After A Career In Sports? Check Out This Sports Management MBA

Available at bachelors, masters, and MBA level, EU Business School’s Sports Management specialization is giving students a foot in the door to a competitive industry

The 2018 FIFA World Cup is in full swing. But what kind of soccer supporter are you? Are you content to stand on the sidelines and cheer as your team charges towards victory?

Or do you see the stadiums filled, the trophies lifted overhead, and itch to get involved? If so, EU Business School could give you the tools to make your dream come true.

The multi-campus business school’s sports management specializations, offered at both undergraduate and graduate level, are providing students with valuable inroads to the multibillion-dollar global sports industry, by providing the networking knowledge and specialized skills that are becoming increasingly vital to sports industry success.

On the MBA in Sports Management, students get all the training of a traditional MBA—including modules in business law and strategic management—before developing their knowledge and understanding of specialized sporting subjects.

This introduces students to everything they need to know for their new careers in sport—from the principles of sports marketing, to organizing unique sporting events, to the psychology of sports.  


For Siddartha Tewari, who graduated with an MBA in Sports Management from EU Business School’s Barcelona campus in 2013, the course was an important step in pivoting his career—from engineering, which he studied at bachelor’s level, into sports.

“From my school days, I have been a sports guy inside-out,” Siddartha says. “In my final year of engineering, I heard about the MBA in Sports Management [offered by] different universities around the world, and that’s when I started shortlisting the options.”

Faced with many attractive options, Siddartha ultimately chose EU Business School for his MBA—and he hasn’t looked back since.  

In addition to the specialist knowledge he gained on the course, the teaching that stood out the most to Siddartha was the guidance he received on networking in the sports industry from faculty and guest speakers.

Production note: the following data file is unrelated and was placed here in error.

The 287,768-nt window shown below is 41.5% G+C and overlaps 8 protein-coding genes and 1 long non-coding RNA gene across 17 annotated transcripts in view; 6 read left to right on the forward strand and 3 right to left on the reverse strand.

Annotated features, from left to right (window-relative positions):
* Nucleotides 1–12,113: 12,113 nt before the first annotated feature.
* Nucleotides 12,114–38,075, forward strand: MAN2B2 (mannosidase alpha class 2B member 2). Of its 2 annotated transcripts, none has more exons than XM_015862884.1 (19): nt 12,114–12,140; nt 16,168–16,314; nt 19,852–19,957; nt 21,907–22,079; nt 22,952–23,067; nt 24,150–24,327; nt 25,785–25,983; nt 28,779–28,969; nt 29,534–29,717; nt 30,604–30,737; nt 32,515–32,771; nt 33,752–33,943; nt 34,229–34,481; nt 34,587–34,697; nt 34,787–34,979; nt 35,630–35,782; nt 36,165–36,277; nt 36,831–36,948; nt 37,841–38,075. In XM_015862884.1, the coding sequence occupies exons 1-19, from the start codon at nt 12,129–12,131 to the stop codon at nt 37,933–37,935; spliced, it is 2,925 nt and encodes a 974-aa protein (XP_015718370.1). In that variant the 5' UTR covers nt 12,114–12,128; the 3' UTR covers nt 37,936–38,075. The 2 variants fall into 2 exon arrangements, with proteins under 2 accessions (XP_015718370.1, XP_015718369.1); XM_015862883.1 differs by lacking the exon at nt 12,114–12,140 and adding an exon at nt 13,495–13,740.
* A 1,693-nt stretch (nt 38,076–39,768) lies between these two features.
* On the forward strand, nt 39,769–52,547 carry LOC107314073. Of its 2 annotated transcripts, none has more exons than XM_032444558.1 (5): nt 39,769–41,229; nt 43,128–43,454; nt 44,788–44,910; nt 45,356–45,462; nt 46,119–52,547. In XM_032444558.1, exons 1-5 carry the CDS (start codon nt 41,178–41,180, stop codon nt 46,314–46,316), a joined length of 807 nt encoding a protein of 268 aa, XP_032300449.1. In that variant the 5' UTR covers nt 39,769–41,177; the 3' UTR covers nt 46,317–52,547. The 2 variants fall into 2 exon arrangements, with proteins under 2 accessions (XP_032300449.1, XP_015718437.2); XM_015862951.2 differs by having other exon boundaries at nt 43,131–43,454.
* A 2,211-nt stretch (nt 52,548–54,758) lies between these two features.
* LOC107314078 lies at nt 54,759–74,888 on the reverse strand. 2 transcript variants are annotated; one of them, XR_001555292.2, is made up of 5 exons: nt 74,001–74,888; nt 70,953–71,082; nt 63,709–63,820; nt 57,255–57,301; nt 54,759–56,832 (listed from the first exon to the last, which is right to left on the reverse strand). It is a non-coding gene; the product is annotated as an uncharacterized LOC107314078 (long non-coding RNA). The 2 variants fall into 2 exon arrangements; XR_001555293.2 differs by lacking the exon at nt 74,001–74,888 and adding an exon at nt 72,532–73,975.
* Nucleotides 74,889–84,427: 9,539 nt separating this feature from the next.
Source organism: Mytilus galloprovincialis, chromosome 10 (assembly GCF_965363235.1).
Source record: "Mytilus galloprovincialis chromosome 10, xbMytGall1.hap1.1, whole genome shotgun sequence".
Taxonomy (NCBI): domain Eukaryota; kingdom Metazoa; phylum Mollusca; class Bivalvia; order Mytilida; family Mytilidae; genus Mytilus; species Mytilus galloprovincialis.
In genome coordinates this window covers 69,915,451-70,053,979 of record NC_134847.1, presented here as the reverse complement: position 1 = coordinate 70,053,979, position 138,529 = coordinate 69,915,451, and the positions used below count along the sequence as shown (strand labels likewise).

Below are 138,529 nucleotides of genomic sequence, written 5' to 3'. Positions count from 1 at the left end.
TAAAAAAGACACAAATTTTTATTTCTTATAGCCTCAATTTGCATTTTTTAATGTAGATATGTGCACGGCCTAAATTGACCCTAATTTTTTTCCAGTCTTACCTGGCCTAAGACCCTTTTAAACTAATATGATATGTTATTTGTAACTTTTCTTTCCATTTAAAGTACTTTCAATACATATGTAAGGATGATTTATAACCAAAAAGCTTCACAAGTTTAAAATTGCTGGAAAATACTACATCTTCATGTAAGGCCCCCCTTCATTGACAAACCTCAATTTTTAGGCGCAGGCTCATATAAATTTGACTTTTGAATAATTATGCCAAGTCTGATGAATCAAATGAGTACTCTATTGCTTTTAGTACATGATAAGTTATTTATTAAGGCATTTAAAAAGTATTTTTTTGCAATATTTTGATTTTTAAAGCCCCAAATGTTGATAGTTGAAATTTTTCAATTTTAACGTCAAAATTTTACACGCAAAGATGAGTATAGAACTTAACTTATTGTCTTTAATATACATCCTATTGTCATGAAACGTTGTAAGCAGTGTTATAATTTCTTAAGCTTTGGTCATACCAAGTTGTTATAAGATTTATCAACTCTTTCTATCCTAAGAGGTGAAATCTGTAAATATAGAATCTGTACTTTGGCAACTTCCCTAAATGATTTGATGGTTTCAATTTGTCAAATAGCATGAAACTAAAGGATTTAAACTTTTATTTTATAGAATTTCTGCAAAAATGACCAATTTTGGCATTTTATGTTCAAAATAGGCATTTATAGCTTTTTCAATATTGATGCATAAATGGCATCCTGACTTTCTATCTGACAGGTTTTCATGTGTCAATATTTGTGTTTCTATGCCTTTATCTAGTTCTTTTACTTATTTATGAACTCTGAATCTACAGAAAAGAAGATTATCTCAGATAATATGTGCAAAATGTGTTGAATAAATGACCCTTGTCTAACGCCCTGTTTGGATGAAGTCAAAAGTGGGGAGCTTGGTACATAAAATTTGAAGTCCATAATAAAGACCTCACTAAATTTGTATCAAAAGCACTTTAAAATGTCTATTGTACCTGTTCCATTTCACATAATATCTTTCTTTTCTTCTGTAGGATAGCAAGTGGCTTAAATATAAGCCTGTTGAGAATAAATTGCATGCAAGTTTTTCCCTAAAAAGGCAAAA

“Listening to high-profile officials in these clubs and organizations was a lesson one can’t learn in a classroom,” he recalls.

In the years since his graduation, this key training has paid huge dividends for Siddartha’s career. A month before he completed his MBA in January 2014, Siddartha landed an internship with Aspire Sports Management through the network he had created during the MBA.

He worked at Aspire from 2014 to 2017, during which time he also worked on international relations projects for GLOP Sports Management. Siddartha left both companies in early 2017 to return to EU Business School for a second MBA, this time in Communications and Public Relations.

Having worked with them before, he knew that the faculty at EU Business School were the best match to give him the remaining skills he needed, and now that he’s graduated he’s started his own business: YouTube channel SportsFanTV.

The venture combines the knowledge Siddartha has gained from both his specialized MBA programs, as it aims to connect sports personalities with fans around the globe. He has a team of 12 working alongside him—most of them students or alumni from EU Business School.

For Siddartha, there is no question that the MBA in Sports Management at EU Business School was hugely valuable in helping him pivot his career.

“With the passion I have for sports, I would have achieved what I have today without an MBA degree—but it would have taken way more time and energy,” he says. “But with the MBA in Sports Management, followed by the second MBA in Communication & Public Relations, I believe I learned the art of how to establish myself in the industry, and am now working hard to grow in it.”

The same can be said for Clémentine Carles, a 2018 graduate from EU Business School’s Geneva campus with an MBA in Sports Management.

A lifelong sports enthusiast, she decided against continuing her childhood pastime of competitive horse-riding, choosing instead to remain in the sports world in a business capacity.

She, too, felt that the biggest asset that EU Business School gave her was a wide network: “My favourite part [of the MBA] was the specialization semester,” she says. “We had the chance to learn with people from the sports industry, and that helped me to gain knowledge and contacts.”


Even for those with extensive experience in the sports industry, the MBA in Sports Management at EU Business School still has much to offer. This is the case for Pedro Gutierrez Engel, a current MBA student at EU Business School’s Munich campus, who had worked for an agency for football players in his native Brazil prior to his enrolment.

“I’ve always worked in sport—ever since I was 20 years old,” says Pedro. “First as a reporter, then as a press officer, and for the last couple of years as a football players’ agent. My life is sport, but I figured it was time to take a year to study and improve myself.”

He has done exactly that, and his long-held passion for sport has certainly translated to his studies—Pedro describes himself as “100% focused” on his MBA, as he is currently working on his thesis at the same time as presenting a business case to Brazilian companies.

“I think that my MBA is opening the doors of the world to me,” he says. “Just as I [expected] before I started studying [at EU Business School.]”

If Siddartha’s example is anything to go by, Pedro will soon have access to a world of possibilities.